In a high-stakes welterweight match-up, Robert Guerrero takes on Andre Berto on Saturday at the Citizens Business Bank Arena in Ontario. This fight pits a pair of 29-year-old once beaten ex-champions. This is Guerrero’s 2nd fight at 147, after winning the interim WBC belt over tough top contender Selcuk Aydin. His weight jump has been remarkable, having been in the 120’s as recently as 2009 and basically leapfrogging 140. Berto, meanwhile, is coming off a 14-month layoff after beating Jan Zaveck in September of 2011.
Berto has a bit of stink on his shoe that is proving hard to remove. A June rematch with Victor Ortiz was cancelled after Berto tested positive for a banned substance. Other than the dominant win over Zaveck, 2011 and 2012 has been bad for Berto, in the ring and in the PR department.
- Date: November 24, 2012
- Site: Citizens Business Bank Arena, Ontario, California
- Title: Interim WBC Welterweight Title: 12 Rounds
Robert Guerrero, 30-1-1 (18 KOs)
Andre Berto, 28-1 (22 KOs)
Conversely, it seems like Guerrero is hitting his peak. His trials are well-documented and he now finds himself clear-headed and ready to blaze down whatever path might await him. He is more active and seems placed squarely in his window of success. Berto, while in a position to get back in the mix, seems like he may have perhaps already had his best fights.
Guerrero has some advantages, namely a southpaw style that when executed expertly, has given Berto some issues. I thought he was lucky to skate by Luis Collazo on the cards in a 2009 title fight and Ortiz is a southpaw who beat Berto. Then again, Berto did handle tricky lefty Carlos Quintana rather easily, so Guerrero’s southpaw stance isn’t necessarily going to be a big factor.
For me, Guerrero’s biggest advantage is in the mental area. He fights with strategy, technique, and a vision of the fight that is really impressive. Berto always struck me as a fighter who relies on brawn more than brains. Not that he’s a dumb fighter. He just doesn’t seem to have a very advanced view of the fight. He is smart enough, however, to know that superior firepower and hard-fighting is a tough combination to beat and it has worked for the most part.
[Also See: Pre-Fight Q&A Interview with Robert Guerrero]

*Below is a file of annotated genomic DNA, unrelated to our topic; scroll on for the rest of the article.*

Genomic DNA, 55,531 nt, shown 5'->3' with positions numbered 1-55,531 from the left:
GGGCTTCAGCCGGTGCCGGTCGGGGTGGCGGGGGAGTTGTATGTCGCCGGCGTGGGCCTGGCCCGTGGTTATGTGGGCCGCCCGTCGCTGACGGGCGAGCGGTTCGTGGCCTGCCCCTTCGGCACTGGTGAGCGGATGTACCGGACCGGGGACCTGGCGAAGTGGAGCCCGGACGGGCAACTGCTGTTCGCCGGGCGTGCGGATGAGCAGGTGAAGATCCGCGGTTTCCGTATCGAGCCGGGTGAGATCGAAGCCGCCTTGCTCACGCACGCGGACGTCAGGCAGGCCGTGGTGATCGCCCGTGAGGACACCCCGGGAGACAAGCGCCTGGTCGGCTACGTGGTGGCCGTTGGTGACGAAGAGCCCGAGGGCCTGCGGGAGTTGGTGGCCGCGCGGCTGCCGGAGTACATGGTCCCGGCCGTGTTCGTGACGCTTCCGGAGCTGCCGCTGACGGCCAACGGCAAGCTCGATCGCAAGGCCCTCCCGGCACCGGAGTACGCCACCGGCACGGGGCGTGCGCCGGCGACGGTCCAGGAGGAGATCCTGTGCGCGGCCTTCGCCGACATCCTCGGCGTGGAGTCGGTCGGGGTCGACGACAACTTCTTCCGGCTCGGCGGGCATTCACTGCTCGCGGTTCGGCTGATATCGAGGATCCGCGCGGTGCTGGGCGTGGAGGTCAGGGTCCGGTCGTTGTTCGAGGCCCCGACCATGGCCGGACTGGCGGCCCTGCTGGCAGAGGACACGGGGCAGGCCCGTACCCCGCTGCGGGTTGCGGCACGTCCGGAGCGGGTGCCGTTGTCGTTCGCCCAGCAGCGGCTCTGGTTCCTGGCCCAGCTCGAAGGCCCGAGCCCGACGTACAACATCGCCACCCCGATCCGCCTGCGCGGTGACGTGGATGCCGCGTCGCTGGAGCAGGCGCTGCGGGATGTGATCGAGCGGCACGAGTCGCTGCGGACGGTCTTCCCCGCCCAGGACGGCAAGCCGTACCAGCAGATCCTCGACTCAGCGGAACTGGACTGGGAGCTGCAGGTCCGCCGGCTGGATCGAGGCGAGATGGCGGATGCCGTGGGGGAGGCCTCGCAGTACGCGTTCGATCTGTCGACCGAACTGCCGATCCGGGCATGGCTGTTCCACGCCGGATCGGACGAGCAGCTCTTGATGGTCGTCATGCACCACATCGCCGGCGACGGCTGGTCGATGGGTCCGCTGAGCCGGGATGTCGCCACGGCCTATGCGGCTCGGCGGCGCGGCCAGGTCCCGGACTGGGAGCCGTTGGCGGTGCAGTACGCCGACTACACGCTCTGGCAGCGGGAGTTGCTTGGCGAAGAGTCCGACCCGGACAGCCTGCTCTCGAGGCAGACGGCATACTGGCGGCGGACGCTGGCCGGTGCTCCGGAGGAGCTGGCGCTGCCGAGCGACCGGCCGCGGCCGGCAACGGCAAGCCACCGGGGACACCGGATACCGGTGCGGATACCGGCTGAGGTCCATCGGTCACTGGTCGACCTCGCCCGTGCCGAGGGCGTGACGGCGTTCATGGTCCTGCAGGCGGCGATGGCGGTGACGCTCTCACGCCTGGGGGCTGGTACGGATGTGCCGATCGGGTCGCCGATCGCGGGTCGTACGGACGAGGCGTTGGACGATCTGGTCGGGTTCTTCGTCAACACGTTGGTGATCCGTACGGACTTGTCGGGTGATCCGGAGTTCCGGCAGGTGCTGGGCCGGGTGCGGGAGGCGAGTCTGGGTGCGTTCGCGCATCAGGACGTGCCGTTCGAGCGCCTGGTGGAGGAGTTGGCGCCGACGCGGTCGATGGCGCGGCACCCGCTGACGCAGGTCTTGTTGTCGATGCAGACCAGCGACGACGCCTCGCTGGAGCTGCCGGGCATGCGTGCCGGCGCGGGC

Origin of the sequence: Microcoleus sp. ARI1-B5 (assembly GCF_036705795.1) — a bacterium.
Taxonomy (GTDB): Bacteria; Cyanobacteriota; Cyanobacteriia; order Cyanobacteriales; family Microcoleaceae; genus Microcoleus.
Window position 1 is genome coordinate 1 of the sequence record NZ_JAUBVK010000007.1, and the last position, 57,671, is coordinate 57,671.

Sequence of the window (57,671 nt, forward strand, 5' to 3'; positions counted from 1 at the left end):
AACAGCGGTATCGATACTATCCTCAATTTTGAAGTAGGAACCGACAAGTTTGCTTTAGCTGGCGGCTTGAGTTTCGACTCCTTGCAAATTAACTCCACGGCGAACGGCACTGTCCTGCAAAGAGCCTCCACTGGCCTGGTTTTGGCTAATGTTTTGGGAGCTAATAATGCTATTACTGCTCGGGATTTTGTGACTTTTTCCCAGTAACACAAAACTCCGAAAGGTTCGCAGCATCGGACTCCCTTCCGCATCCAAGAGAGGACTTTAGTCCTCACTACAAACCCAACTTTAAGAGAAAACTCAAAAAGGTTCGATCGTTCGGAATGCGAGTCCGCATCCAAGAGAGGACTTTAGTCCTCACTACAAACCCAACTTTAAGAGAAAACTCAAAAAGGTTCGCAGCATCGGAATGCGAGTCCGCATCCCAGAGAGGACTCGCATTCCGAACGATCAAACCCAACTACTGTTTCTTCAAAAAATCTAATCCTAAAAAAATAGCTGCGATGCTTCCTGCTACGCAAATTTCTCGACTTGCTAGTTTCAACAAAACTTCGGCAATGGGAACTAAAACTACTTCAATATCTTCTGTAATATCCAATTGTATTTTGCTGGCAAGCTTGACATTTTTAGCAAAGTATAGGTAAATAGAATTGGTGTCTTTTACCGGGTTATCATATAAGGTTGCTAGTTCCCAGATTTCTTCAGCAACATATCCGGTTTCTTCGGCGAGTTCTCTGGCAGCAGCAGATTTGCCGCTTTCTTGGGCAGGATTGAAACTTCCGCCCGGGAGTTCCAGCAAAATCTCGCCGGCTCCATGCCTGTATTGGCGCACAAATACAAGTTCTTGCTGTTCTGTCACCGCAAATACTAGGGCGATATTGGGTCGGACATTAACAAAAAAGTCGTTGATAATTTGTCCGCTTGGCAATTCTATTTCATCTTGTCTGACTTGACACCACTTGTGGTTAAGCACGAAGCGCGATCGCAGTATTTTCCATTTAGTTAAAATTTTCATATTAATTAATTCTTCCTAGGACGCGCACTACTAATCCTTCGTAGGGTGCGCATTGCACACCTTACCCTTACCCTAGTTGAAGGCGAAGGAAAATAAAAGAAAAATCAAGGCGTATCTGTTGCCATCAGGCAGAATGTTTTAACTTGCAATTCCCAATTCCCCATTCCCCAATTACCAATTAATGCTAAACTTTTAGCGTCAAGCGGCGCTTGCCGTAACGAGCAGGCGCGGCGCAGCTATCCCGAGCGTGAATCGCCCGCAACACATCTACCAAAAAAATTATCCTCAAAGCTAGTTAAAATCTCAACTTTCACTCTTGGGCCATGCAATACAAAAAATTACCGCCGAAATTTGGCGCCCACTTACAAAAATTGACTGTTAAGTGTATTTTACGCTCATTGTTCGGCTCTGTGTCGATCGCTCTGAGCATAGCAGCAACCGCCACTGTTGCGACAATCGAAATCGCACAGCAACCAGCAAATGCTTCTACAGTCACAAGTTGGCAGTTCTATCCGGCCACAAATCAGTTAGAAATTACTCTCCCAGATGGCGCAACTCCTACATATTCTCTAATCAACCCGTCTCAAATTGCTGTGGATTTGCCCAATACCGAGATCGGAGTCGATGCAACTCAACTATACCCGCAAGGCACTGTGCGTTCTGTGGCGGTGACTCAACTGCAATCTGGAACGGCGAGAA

There lies the problem for Guerrero. Berto has more on the ball offensively. When he’s fighting hungrily and gets rolling–he can really bring it. His punches have that rare combination of speed and power–both on a pretty extreme level. If you were to see both guys hitting a heavy bag, for instance, you might conclude that Berto is the better fighter. At this level, it doesn’t always come down to that.
Ortiz gave Berto hell. Looking at Ortiz’ attributes as a fighter, he is almost the antithesis of Guerrero. Ortiz has crunching power, but he’s a mental case whose lack of concentration and confidence can cost him at anytime. Guerrero doesn’t pack the punch Ortiz has, but you can bank on him being a consummate professional.
Against Berto, however, I’m not sure that I wouldn’t rather have fight-changing power than skills and composure. Another ding on Guerrero here is that we’re used to seeing him as the taller guy and here he is facing a guy who is a lot more robust physically and also a half-inch taller.
It’s important to look at the mindsets of these fighters coming into this fight. Guerrero has been on a sort of staging area for greatness for about 7 years, since he was an elongated featherweight wreaking havoc on his opponents. Life got in the way and you have to figure he’s putting everything into this fight mentally. This isn’t just another walk in the park for Berto, either. He has a lot to make up for. A loss here would be a devastating setback and you just have to think he will be frantically scratching and clawing to avoid that.
Berto vs. Guerrero Prediction
Both men will fight with an edge and it’s difficult to imagine this not being good. It might be over-simplistic to look at this fight along the lines of Berto’s physicality vs. Guerrero’s skills and ring smarts. I see it being a little bit more of a dogfight than that. It’s such a toss-up that one is almost inclined to handicap the judges. This is a Golden Boy show and Guerrero is under their banner, but Berto isn’t exactly poorly-connected–with Al Haymon in his corner in an HBO fight.
Berto’s offense is a little easier to see. It’s a blustery show. Sometimes, it’s without rhyme or reason, but it scores points. He can also do damage with a much sharper attack than what Guerrero saw against Aydin. I see it being enough to earn a very narrow decision win.
Prediction: Andre Berto by majority decision.